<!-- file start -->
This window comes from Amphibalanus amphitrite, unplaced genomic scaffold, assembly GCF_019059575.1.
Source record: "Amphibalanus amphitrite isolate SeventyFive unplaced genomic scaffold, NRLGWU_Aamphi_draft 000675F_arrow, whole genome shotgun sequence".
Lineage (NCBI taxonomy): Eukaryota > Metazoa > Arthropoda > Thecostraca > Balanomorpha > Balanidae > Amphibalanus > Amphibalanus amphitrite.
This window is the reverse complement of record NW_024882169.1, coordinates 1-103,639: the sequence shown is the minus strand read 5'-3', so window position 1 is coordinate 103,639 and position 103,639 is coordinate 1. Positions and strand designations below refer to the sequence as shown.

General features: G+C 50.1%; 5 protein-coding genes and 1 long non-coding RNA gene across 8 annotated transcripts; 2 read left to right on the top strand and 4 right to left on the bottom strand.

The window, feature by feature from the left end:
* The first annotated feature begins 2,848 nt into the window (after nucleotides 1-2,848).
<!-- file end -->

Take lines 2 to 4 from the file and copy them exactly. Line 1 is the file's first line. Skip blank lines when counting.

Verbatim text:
Source record: "Amphibalanus amphitrite isolate SeventyFive unplaced genomic scaffold, NRLGWU_Aamphi_draft 000675F_arrow, whole genome shotgun sequence".
Lineage (NCBI taxonomy): Eukaryota > Metazoa > Arthropoda > Thecostraca > Balanomorpha > Balanidae > Amphibalanus > Amphibalanus amphitrite.
This window is the reverse complement of record NW_024882169.1, coordinates 1-103,639: the sequence shown is the minus strand read 5'-3', so window position 1 is coordinate 103,639 and position 103,639 is coordinate 1. Positions and strand designations below refer to the sequence as shown.